Roger Federer, a genius who made tennis look effortless

But, like Serena Williams, Federer changed the expected arc of a tennis player’s career. In his fourth decade, he continued to accumulate titles and break records, consolidating his supremacy. In their fifth decades, they were both, incredibly, still around.

While his longevity allowed us to appreciate his talent, savor every tournament and every passing year, it lulled us into a false sense of security, believing that he would always be there. , even long absences due to injuries in later years. They will be back. They always came back.

Federer won his first of 20 Grand Slams in 2003, at a time when people were excited by the latest Nokia phone, and before the US and Britain went to war in Iraq. A professional career spanning 24 years, Federer had become a constant in our sporting lives. While we were all — quietly and slowly — growing old, there was Federer still playing, still winning, still defying time, tricking us into believing he wasn’t. So the world has changed and neither have we, That Very

But on Thursday — two weeks after Williams is expected to play. Last professional match — We are forced to admit that we are entering a new era.

“I must admit that the time has come for me to end my competitive career,” Federer announced, announcing that he would call time on his career after next week’s Lever Cup in London.

“I’ve worked hard to get back into full competitive form. But I also know my body’s capabilities and limitations, and the message has become clear to me recently.”

The Swiss has not played competitively since last summer’s Wimbledon, after undergoing a third knee operation that ultimately forced one of the most incredible tennis careers to end without flourishing. Maybe he deserved it.

Federer was the first man to claim 20 Grand Slam titles. Still, no other man has won as many of his eight Wimbledon titles, played as many (429) or won as many Grand Slam matches (369). He leaves the game with 103 titles, second only to Jimmy Connors in the Open Era, and more than $130 million in prize money.

During a five-year stretch at the turn of the century, when he won 12 of 18 Grand Slams, Federer redefined the meaning of tennis excellence in the men’s game.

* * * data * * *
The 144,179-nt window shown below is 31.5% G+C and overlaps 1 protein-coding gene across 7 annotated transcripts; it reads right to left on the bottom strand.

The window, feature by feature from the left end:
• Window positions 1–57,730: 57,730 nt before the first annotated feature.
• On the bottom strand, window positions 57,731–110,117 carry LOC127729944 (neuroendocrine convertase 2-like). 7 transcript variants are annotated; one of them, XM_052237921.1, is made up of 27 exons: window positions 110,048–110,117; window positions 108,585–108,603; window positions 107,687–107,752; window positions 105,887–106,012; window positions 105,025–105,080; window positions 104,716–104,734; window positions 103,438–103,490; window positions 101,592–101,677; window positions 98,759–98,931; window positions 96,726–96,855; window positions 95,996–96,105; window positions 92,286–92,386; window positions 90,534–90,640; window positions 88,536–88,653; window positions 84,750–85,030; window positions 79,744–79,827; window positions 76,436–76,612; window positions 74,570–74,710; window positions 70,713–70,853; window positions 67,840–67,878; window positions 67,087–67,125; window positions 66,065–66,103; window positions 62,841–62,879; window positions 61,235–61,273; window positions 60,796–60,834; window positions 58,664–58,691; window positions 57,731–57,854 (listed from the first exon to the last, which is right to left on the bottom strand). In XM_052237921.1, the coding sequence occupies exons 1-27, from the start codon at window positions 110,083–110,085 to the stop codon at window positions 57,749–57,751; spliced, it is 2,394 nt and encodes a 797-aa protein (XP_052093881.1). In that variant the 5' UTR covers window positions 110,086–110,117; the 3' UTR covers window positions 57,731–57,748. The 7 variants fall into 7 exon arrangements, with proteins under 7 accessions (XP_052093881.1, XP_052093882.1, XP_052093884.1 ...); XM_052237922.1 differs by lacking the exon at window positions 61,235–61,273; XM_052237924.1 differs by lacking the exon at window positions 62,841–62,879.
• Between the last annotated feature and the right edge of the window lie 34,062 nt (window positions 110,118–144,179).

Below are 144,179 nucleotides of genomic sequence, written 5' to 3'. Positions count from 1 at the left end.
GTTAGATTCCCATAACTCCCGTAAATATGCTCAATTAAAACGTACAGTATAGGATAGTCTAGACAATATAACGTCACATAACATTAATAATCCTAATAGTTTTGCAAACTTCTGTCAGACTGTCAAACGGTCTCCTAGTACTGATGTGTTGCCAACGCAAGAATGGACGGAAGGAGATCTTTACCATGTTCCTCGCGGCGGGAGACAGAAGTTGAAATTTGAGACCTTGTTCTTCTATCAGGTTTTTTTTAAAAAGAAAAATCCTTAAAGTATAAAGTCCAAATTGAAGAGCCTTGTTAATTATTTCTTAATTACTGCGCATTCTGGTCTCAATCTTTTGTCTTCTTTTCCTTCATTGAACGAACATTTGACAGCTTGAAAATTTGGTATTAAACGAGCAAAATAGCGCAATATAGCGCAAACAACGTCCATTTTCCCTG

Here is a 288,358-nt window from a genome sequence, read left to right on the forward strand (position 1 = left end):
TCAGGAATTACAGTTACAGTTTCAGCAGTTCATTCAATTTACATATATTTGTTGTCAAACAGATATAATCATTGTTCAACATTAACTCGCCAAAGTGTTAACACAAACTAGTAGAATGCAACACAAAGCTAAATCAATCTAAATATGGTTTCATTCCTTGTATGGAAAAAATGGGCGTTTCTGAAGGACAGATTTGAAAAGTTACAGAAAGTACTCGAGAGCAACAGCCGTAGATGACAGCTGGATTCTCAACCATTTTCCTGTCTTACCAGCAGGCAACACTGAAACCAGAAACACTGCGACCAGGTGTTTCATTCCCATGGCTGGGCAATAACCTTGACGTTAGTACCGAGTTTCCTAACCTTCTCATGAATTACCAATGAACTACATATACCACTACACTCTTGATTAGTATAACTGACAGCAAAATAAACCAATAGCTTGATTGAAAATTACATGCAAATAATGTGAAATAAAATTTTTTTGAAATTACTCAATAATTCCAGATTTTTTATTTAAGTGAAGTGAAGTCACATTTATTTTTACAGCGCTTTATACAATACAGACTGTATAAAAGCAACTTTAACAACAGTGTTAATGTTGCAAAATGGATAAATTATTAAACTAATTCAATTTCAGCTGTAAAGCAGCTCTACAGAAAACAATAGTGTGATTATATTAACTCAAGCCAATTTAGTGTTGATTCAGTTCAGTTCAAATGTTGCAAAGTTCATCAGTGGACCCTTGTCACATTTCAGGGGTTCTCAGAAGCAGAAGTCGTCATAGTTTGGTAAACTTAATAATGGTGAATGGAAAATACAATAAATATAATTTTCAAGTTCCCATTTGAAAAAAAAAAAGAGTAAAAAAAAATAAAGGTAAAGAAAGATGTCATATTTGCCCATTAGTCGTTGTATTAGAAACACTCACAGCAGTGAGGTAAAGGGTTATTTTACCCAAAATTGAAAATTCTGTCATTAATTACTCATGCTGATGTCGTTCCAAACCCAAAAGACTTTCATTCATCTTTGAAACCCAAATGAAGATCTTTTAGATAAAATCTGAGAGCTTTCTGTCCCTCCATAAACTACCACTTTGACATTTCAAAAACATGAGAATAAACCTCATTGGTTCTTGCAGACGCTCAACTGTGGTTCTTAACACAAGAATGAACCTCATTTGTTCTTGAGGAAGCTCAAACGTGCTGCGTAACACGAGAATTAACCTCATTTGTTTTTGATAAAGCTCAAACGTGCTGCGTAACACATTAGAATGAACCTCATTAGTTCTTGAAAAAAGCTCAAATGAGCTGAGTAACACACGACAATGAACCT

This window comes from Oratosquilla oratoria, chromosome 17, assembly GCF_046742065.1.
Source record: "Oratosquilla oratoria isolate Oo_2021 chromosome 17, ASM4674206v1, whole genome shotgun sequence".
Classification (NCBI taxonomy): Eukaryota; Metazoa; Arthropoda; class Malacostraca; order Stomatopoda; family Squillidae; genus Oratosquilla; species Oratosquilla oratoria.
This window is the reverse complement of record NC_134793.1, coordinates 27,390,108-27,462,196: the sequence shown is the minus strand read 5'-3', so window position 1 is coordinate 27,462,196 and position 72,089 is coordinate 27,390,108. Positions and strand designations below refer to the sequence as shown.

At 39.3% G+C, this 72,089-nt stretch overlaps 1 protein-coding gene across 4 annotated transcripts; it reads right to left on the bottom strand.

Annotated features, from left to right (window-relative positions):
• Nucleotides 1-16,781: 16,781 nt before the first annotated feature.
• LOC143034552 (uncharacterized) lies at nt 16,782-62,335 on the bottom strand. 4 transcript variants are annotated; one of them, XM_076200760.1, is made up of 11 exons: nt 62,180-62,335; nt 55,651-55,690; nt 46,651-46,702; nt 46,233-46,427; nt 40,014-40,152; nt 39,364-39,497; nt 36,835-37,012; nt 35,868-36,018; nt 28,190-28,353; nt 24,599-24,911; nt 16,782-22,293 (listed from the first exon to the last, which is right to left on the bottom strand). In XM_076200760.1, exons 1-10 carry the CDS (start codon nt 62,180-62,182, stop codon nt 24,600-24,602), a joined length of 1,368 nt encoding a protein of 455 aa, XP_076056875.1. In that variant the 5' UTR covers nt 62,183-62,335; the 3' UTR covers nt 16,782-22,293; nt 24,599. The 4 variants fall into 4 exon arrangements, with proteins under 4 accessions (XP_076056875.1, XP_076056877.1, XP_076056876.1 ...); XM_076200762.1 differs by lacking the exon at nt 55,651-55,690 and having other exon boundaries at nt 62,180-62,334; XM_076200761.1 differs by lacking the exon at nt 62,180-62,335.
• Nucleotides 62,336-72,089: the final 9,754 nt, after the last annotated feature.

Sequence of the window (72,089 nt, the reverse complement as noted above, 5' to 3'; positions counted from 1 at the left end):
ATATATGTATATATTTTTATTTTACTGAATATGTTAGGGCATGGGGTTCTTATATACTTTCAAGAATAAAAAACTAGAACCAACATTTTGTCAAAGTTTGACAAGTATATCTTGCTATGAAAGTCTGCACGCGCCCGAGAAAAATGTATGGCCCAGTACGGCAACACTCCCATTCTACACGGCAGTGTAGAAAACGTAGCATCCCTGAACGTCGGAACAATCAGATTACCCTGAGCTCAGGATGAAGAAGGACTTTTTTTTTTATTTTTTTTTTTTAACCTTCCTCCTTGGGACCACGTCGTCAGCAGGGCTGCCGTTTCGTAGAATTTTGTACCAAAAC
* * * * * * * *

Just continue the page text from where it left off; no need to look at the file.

Many of the standout records he set have been broken by Rafael Nadal or Novak Djokovic, other great talents who would later come to dominate the last 15 years of the game’s Golden Age.

Federer spent 310 weeks as world number one. Djokovic has surpassed that feat. Nadal now has 22 major titles, Djokovic has 21.

All of Federer’s records are likely to be broken one day, but the numbers show only a fraction of Federer’s genius. A Google search of his stats doesn’t explain his greatness or his appeal. This is the man who has won the fans’ favorite award at the year-end ATP Awards for 19 years.

The rivalry between Federer and Nadal will go down as one of the greatest rivalries of all time.

Federer is admired not just because he won, but the way he won, the way he played. No one was blessed with a court like him. Will we see the like again? Perhaps, but it will be some players.

Has there been a better forehand in the game? A sweet backhand? A more effective service? Williams’ serve is widely regarded as one of the best, at least in the men’s game. Has anyone ever played a game with such beauty?

How was “It’s Like a Symphony.” Patrick Mouratoglou, Williams’ coach described Federer’s style a few years ago.
Roger Federer inspires global devotion like no other player.

“No one will ever play tennis like this, impossible. It’s just perfection. The movement, the timing, everything is perfect and it’s unbelievable.”

Noted author David Foster Wallace wrote in his 2006 New York Times article, “Roger Federer as a religious experience“, describing Federer’s forehand as a “great liquid whip”. Wallace explained that the intelligence of Federer’s game was lost on television.

Federer was a teenager when the article was written, but already, at age 25, he was being talked about as not the greatest of all time, and not just by Wallace.

There were certainly good players on tour, but none to match Federer’s consistent shot-making and on-court intelligence. He was so good.

Six years before Wallace’s article was published, no one thought Pete Sampras’ record of 14 Grand Slam titles would be broken — then came Federer, later joined by Nadal and Djokovic to form the “Big Three.” went

Now, of course, there are those who will argue that Nadal has proven that he is the greatest player of all time or that Djokovic is a better all-rounder. Maybe, maybe.

Federer's forehand is widely regarded as one of the best shots in tennis.

The balance of power may have shifted, but what cannot be denied is that neither Nadal nor Djokovic are as aesthetically pleasing as the Swiss.

Watching Federer play in 3D — and there’s still time to talk about his style in the present — is mesmerizing. It was, alas, a special one I was there A moment that can be told, and re-told, to grandchildren or anyone. No one has ever made the game so easy at the highest level.

The annals of sports history will place Federer alongside Michael Jordan, Muhammad Ali, Tiger Woods and, of course, Serena Williams. Game Changers All those who transcended their sport, who will be talked about for years after retirement, who inspire one generation after another.

Tennis is entering a new future. Federer will soon retire, Nadal, at 36, is unlikely to play the age of his friend and rival, with a history with injuries, and Djokovic, at 35, is still much older. Titles are collectible but age does not diminish. .

We knew it would happen one day. But, as we know, adjusting to change takes time.

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